Most state buildings also housed exhibits of colonial artifacts, including furniture, textiles, ceramics, and portraits. For example, the Essex Institute of Salem contributed an exhibit for the Massachusetts State Building that included 41 pieces of furniture from the 16th through the early 19th centuries, pictures “showing well-known houses in Salem and representative of the various styles of architecture in use in Colonial and pre-Revolutionary times,” and 10 display cases crammed full of coins and paper currency, almanacs, pamphlets, newspapers, needlework, manuscripts (sermons, letters, account books), medals, snuffboxes, shoe buckles, and more. 

“Mother Southwick” and her assistants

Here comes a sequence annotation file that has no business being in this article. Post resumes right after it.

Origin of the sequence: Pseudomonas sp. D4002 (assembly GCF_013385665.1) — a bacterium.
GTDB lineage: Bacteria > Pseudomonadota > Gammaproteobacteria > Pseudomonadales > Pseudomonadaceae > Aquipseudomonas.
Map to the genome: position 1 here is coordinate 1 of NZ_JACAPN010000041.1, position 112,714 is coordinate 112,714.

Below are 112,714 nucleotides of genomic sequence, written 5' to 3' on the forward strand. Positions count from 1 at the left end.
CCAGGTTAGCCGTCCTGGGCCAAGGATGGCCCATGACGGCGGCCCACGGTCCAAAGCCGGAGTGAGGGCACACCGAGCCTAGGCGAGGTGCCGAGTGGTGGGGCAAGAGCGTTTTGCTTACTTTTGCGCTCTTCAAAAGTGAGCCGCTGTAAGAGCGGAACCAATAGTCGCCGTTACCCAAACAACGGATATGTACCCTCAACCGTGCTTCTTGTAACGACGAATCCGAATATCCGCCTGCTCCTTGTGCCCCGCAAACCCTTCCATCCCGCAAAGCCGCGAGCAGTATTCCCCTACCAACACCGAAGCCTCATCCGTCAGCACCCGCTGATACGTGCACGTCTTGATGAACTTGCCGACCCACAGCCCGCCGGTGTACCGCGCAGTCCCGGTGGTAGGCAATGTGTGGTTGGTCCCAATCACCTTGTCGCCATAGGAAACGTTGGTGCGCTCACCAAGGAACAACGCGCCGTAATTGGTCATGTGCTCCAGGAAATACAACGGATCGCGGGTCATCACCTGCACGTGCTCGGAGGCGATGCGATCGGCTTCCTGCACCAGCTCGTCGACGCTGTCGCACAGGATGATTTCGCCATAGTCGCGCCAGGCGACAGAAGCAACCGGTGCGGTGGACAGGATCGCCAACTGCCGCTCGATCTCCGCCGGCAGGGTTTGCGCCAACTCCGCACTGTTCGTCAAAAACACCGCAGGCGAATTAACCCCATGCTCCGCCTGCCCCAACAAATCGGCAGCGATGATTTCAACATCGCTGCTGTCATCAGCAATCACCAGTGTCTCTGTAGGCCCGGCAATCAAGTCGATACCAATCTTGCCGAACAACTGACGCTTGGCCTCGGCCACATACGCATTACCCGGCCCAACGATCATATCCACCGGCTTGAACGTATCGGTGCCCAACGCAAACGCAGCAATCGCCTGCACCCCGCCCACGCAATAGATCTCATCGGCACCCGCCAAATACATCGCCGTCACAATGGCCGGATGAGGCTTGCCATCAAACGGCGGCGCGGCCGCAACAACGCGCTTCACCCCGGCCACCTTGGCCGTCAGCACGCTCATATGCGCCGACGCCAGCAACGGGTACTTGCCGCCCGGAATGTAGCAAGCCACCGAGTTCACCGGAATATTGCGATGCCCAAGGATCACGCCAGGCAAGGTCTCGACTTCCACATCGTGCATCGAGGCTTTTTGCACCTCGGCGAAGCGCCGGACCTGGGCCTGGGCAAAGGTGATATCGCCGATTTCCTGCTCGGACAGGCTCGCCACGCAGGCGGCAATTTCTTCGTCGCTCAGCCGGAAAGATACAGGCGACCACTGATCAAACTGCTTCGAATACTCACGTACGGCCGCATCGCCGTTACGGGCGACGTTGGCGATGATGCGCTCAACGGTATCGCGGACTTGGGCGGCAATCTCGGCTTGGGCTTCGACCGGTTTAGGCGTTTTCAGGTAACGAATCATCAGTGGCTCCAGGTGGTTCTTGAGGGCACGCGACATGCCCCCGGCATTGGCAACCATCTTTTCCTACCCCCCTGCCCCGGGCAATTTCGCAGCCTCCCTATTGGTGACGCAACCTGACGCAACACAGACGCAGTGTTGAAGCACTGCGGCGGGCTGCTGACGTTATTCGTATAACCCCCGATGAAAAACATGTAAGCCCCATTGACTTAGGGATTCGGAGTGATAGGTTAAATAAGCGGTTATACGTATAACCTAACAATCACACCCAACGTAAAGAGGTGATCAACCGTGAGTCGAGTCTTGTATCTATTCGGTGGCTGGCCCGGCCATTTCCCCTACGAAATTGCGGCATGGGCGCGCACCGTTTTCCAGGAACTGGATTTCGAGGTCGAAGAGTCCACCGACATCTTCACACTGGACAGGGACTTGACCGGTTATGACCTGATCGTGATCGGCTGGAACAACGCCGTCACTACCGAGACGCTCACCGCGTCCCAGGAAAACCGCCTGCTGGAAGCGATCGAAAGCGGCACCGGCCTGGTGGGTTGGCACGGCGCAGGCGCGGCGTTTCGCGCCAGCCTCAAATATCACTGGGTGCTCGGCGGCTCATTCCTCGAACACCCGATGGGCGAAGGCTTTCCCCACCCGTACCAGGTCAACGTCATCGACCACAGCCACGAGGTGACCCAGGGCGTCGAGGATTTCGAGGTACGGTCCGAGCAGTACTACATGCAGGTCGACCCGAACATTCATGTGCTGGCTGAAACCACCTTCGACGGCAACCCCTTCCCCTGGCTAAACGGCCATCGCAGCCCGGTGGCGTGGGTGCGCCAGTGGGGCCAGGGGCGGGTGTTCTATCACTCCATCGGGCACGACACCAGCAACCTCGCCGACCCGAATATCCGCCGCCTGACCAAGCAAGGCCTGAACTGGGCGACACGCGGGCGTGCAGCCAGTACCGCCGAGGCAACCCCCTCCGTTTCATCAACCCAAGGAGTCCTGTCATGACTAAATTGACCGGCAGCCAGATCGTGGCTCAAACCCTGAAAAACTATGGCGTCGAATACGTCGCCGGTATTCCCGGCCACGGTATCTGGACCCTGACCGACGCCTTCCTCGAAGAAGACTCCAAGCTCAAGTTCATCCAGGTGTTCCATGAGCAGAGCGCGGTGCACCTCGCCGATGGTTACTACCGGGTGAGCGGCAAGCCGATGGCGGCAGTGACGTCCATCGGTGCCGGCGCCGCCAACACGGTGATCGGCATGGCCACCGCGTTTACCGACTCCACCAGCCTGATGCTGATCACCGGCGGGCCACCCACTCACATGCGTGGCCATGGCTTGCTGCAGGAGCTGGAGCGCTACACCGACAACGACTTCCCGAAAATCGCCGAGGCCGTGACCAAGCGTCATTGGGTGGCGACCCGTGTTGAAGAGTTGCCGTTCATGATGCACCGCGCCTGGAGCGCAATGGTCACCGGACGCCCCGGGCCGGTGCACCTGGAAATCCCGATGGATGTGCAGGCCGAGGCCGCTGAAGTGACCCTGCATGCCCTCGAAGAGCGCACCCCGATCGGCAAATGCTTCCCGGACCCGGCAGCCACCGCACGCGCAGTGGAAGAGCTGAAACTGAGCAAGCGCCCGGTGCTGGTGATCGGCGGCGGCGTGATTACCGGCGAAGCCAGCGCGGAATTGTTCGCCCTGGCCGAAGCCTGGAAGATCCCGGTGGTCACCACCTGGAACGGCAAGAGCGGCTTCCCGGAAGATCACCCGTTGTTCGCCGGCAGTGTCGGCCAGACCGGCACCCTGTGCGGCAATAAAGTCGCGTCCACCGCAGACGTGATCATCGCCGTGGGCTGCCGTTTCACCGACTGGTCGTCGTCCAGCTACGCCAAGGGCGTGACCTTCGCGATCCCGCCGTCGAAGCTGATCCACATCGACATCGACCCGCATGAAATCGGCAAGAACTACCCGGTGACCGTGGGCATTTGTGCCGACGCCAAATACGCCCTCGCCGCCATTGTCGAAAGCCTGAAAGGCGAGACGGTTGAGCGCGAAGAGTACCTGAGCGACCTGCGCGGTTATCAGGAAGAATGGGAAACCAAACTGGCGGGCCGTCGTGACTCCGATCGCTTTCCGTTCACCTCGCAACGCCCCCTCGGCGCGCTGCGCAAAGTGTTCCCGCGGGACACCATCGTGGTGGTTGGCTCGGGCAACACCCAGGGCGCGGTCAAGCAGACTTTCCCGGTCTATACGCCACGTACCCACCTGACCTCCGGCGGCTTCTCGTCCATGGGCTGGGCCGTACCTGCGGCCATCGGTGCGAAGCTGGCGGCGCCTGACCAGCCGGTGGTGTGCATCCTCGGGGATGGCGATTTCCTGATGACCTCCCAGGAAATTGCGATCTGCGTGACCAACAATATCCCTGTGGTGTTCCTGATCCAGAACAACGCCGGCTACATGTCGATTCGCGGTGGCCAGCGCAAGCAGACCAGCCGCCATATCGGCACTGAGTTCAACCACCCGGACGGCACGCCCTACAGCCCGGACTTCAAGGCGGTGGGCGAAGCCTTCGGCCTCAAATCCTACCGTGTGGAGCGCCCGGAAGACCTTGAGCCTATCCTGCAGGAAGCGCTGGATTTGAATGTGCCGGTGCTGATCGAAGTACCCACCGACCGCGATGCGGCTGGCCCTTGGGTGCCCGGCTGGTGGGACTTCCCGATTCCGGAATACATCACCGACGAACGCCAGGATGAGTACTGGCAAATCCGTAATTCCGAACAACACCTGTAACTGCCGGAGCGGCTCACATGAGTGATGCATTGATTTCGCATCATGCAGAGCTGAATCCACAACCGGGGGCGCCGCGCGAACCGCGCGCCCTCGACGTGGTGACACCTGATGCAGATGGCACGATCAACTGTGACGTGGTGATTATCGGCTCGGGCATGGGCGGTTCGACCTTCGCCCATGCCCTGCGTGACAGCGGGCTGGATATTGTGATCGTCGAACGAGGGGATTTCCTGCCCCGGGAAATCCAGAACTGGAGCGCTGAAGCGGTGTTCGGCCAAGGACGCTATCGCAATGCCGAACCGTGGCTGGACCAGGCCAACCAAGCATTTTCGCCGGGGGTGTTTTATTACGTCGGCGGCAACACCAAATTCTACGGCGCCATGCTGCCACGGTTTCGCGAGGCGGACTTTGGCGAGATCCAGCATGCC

On the Midway--the Fair’s entertainment district--visitors would find that Emma Southwick Brinton, proprietor of the New England Kitchen at the Philadelphia Centennial, had reproduced her popular restaurant and museum. “Ye Olde Tyme” kitchen still served traditional New England fare such as pork and beans, puddings, pumpkin pie, doughnuts, and flapjacks with molasses. While the exhibit didn’t make quite as much of a splash in Chicago as it had in Philadelphia--it had more colonial competition now--Brinton and her assistants were chosen to represent the United States in a souvenir photographic portfolio of “Midway Types.”

“The Ripe Fruit of Freedom”
Colonial-themed entertainment also included impresario Imre Kiralfy’s Grand Historical Spectacle, “America,” which “presented in music, dance, costume and scenery the story of the nation.” Then there were quirkier manifestations of the Colonial Revival, such as the three different replicas of the Liberty Bell--one made of wheat, oats, and barley; one made of citrus fruits; and one made of melted-down colonial relics. 

Virgina’s Mount Vernon